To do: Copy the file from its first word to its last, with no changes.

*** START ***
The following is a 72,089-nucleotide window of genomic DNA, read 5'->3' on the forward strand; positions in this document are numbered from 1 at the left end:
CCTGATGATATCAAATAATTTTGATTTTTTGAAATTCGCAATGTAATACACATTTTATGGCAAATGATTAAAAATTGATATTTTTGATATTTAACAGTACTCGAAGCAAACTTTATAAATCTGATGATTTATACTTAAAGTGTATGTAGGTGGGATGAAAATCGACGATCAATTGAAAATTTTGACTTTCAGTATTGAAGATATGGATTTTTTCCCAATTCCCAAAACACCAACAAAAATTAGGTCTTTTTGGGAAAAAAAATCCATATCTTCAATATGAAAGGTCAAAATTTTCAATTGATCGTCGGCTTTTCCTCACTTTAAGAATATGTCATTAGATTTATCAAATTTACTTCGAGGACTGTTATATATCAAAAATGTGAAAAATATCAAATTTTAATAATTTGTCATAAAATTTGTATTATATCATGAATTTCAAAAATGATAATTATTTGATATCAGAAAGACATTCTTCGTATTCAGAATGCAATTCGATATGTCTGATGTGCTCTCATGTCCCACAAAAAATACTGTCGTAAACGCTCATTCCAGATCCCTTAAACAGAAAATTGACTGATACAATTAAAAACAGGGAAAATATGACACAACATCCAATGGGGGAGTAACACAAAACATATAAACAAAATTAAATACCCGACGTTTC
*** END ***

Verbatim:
The following is a 72,089-nucleotide window of genomic DNA, read 5'->3' on the forward strand; positions in this document are numbered from 1 at the left end:
CCTGATGATATCAAATAATTTTGATTTTTTGAAATTCGCAATGTAATACACATTTTATGGCAAATGATTAAAAATTGATATTTTTGATATTTAACAGTACTCGAAGCAAACTTTATAAATCTGATGATTTATACTTAAAGTGTATGTAGGTGGGATGAAAATCGACGATCAATTGAAAATTTTGACTTTCAGTATTGAAGATATGGATTTTTTCCCAATTCCCAAAACACCAACAAAAATTAGGTCTTTTTGGGAAAAAAAATCCATATCTTCAATATGAAAGGTCAAAATTTTCAATTGATCGTCGGCTTTTCCTCACTTTAAGAATATGTCATTAGATTTATCAAATTTACTTCGAGGACTGTTATATATCAAAAATGTGAAAAATATCAAATTTTAATAATTTGTCATAAAATTTGTATTATATCATGAATTTCAAAAATGATAATTATTTGATATCAGAAAGACATTCTTCGTATTCAGAATGCAATTCGATATGTCTGATGTGCTCTCATGTCCCACAAAAAATACTGTCGTAAACGCTCATTCCAGATCCCTTAAACAGAAAATTGACTGATACAATTAAAAACAGGGAAAATATGACACAACATCCAATGGGGGAGTAACACAAAACATATAAACAAAATTAAATACCCGACGTTTC